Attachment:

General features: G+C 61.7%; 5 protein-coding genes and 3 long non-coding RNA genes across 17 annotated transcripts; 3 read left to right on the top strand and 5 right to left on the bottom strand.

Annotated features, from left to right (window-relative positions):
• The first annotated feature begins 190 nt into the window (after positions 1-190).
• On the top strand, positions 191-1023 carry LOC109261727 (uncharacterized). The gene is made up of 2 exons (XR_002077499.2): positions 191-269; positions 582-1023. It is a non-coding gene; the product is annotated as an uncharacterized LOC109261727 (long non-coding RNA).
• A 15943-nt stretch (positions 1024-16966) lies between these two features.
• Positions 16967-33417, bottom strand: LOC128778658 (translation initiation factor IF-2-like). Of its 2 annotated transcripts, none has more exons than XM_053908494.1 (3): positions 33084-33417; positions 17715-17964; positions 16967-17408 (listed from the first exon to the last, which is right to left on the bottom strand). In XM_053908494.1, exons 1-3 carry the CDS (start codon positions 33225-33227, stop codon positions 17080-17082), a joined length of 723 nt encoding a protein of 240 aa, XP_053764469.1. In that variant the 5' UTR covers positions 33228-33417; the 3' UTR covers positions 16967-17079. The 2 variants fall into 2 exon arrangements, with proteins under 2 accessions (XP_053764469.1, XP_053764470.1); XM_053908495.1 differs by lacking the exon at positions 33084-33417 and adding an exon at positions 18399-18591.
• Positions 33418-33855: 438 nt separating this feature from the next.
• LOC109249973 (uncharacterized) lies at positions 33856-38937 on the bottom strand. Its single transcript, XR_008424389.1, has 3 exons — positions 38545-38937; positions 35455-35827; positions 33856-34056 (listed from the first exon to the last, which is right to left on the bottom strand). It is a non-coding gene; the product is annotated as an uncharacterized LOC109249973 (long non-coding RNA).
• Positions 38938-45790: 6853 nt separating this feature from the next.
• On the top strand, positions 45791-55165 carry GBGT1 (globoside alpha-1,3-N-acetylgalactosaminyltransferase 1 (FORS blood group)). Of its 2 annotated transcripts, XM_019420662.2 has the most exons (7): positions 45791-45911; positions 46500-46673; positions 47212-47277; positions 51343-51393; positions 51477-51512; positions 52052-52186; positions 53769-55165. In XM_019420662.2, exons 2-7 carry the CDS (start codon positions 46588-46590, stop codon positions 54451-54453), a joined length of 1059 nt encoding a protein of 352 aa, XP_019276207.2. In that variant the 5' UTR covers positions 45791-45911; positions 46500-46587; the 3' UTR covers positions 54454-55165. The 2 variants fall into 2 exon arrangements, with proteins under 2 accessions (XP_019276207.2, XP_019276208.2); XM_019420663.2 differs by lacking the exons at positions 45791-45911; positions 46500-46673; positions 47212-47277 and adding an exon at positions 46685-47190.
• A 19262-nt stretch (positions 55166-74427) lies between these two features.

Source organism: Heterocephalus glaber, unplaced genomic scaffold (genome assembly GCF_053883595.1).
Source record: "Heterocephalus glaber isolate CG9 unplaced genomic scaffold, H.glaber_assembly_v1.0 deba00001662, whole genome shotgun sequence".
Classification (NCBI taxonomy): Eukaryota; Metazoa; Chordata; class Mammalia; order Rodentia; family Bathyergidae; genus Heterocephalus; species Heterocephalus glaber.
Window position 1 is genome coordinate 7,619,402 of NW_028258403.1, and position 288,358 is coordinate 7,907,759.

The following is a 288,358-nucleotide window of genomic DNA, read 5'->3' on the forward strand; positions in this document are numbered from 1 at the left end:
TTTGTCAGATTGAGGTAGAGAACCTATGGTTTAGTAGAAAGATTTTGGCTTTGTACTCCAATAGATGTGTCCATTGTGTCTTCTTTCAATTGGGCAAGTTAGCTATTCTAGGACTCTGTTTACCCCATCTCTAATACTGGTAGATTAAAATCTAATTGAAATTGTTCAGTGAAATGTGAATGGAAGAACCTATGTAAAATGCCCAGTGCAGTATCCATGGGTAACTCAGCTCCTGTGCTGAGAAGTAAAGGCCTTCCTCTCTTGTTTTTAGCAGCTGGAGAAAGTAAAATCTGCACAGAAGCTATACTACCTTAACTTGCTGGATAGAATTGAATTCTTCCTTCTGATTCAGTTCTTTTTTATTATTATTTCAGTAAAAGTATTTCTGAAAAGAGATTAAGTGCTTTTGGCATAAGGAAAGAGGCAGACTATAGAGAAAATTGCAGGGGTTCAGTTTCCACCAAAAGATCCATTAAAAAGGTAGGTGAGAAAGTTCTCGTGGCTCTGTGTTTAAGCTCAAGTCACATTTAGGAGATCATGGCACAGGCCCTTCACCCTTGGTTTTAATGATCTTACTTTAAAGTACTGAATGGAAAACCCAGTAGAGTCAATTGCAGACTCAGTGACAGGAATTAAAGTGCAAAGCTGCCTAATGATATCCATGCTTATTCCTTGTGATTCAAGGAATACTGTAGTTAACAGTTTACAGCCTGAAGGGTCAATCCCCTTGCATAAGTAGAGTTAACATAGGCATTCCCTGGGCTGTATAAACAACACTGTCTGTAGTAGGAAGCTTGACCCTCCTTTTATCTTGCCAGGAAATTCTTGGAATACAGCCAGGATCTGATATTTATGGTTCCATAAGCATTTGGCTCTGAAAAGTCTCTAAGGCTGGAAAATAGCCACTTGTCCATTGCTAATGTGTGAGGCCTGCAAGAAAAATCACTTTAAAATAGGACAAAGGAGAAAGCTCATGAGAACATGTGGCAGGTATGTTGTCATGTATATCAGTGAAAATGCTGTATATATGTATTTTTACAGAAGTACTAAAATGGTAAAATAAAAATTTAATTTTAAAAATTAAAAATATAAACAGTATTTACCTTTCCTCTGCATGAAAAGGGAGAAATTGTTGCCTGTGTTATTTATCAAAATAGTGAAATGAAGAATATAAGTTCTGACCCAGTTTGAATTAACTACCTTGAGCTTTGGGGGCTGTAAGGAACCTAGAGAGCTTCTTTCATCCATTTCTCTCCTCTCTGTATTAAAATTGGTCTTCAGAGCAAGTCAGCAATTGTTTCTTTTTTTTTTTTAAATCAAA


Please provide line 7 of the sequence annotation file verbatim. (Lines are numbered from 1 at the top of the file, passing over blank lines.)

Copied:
• Positions 33418-33855: 438 nt separating this feature from the next.